Article

Early immunologic response and subsequent survival among malnourished adults receiving antiretroviral therapy in Urban Zambia

Centre for Infectious Disease Research in Zambia, Lusaka, Zambia.
AIDS (London, England) (Impact Factor: 5.55). 08/2010; 24(13):2117-21. DOI: 10.1097/QAD.0b013e32833b784a
Source: PubMed

ABSTRACT

To evaluate the relationship between early CD4(+) lymphocyte recovery on antiretroviral therapy (ART) and subsequent survival among low body mass index (BMI) HIV-1-infected adults.
Retrospective analysis of a large programmatic cohort in Lusaka, Zambia.
We evaluated ART-treated adults enrolled in care for more than 6 months. We stratified this study population according to World Health Organization (WHO) malnutrition criteria: normal (BMI >or=18.5 kg/m(2)), mild (17.00-18.49), moderate (16.00-16.99), and severe (<16.0). We used Cox proportional hazards regression to estimate the subsequent risk of death associated with absolute CD4(+) cell count change over the first 6 months on ART. To account for effect modification associated with baseline CD4(+) cell count, a weighted summary measure was calculated.
From May 2004 to February 2009, 56,612 patients initiated ART at Lusaka district clinics; of these, 33 097 (58%) were included in this analysis. The median change in 0-6 month CD4(+) cell count in each baseline BMI strata varied from 127 to 131 cells/microl. There was a statistically significant, inverse association between baseline BMI and the post 6-month hazard for mortality only among those patients with less than 100 cells/microl increase in the first 6 months of ART. A CD4(+) cell count increase of at least 100 cells/microl over the first 6 months of ART was not associated with a higher hazard for mortality, regardless of baseline BMI.
Low baseline BMI and attenuated CD4(+) cell count response at 6 months had a compounding, negative impact on post 6-month survival. Specific guidelines for monitoring ART response using immunologic criteria may be warranted for low BMI patients.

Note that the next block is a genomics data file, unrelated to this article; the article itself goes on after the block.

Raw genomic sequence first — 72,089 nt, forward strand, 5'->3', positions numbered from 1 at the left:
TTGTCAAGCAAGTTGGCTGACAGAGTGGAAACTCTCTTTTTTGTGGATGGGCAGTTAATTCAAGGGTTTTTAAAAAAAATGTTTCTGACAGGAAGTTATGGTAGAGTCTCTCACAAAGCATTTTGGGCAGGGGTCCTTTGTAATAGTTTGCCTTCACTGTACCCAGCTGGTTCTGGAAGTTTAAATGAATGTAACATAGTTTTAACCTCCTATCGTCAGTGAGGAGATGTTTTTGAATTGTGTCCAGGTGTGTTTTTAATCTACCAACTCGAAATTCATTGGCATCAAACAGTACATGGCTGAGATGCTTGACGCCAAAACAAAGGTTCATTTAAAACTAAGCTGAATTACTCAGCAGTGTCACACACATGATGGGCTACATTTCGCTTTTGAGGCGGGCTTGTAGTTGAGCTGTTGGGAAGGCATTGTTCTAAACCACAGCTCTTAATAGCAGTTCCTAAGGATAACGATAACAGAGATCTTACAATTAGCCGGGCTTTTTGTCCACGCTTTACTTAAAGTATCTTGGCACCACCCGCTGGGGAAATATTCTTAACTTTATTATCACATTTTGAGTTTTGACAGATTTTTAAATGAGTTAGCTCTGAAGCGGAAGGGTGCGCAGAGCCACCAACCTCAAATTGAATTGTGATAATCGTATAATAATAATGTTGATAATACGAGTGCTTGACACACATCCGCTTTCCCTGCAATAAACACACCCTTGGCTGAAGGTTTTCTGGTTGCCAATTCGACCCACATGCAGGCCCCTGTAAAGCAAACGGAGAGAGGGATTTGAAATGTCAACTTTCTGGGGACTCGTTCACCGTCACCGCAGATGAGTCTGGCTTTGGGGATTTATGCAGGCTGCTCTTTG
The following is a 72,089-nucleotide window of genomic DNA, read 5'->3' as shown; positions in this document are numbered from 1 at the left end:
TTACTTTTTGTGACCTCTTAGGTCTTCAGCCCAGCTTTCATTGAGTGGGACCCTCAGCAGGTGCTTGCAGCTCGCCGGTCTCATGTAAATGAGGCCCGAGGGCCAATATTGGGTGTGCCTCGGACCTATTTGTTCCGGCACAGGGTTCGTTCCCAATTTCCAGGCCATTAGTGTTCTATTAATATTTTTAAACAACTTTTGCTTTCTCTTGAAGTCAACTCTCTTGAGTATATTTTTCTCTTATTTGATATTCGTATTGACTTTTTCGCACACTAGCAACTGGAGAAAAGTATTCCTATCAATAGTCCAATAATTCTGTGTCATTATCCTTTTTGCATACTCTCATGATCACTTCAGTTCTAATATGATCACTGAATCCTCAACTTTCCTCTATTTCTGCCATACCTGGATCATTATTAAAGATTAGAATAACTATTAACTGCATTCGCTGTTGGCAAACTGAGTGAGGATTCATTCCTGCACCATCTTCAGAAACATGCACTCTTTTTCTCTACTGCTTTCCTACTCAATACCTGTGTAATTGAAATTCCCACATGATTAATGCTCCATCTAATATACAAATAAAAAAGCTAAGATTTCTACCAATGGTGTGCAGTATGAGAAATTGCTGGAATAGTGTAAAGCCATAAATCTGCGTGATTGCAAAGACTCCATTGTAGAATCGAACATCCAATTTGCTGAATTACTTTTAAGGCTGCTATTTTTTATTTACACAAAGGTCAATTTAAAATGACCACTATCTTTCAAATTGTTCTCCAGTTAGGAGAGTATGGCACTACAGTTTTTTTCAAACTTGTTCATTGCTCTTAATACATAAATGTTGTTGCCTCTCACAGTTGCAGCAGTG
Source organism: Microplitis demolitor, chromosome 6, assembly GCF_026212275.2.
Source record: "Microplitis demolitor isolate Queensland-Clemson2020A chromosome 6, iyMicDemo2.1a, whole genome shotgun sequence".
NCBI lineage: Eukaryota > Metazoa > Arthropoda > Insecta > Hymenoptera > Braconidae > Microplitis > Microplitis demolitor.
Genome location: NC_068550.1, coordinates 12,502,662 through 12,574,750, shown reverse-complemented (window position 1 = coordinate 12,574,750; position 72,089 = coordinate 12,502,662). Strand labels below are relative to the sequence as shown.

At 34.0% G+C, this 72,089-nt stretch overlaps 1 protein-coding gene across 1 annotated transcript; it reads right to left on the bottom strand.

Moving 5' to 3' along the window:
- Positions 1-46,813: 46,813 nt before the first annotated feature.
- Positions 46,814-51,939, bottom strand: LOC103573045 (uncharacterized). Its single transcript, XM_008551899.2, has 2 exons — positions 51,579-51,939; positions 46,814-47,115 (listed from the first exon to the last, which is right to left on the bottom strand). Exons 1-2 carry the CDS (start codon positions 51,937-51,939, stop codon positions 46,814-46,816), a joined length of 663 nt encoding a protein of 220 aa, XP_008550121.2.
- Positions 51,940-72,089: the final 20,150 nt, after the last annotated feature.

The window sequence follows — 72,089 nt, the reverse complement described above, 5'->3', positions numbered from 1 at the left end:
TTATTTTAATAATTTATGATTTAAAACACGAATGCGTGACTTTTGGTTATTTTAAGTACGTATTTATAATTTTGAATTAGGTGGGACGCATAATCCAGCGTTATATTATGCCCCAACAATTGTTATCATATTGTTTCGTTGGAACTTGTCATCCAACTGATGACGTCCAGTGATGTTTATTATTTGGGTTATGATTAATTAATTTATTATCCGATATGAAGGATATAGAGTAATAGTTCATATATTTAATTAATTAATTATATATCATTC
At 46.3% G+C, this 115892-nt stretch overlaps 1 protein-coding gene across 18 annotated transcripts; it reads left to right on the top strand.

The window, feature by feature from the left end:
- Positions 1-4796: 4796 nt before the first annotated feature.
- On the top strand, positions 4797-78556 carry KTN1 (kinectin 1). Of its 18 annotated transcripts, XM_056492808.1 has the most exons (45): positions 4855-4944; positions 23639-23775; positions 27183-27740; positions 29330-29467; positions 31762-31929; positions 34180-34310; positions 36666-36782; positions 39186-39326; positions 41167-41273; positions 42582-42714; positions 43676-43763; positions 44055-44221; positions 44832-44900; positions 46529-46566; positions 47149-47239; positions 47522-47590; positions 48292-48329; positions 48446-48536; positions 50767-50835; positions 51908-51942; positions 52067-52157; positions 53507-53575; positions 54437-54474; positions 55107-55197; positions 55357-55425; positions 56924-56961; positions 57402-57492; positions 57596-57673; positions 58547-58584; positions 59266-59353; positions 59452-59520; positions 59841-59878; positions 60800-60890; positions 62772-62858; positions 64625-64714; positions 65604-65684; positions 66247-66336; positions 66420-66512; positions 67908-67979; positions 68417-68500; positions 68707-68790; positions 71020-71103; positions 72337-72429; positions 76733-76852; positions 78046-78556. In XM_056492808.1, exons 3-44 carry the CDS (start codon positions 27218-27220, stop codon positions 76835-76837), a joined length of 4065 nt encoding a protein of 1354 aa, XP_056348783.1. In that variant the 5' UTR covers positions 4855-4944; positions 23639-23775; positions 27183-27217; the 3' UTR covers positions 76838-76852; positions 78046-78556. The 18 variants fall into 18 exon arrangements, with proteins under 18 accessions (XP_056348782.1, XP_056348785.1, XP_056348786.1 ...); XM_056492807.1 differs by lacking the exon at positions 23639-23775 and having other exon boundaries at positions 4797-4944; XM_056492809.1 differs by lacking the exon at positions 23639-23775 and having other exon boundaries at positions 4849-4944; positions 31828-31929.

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    • "A review focussing on micronutrient supplements in HIV found some evidence of benefits of multiple micronutrient supplements for CD4 count [18]; however, evidence was limited and much of the research focussed on pregnant women or was conducted before ART was widely available. Thus, vitamin and mineral supplementation to improve immunological recovery in seriously ill HIV patients clearly merits further investigation , especially since early robust recovery of CD4 count may be particularly important for survival of patients with a low BMI [35] . Other aspects of nutritional recovery are among the NUSTART trial secondary outcomes to be reported later. "
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    • "Although our patients presented with very low baseline CD4 counts at both levels of care, the two groups achieved impressive immunologic response to ART in the first year with patients at the prime site achieving significantly higher increases. Studies reporting immunologic response to ART in Africa [23–25] have obtained similar margins of CD4 increase among patients on ART, with slightly lower increases among older age groups. The use of prophylactic agents such as cotrimoxazole among other initiatives will help to further improve immune function and sustain the benefits of ART as programs scale out to rural areas with high burden of OIs. "
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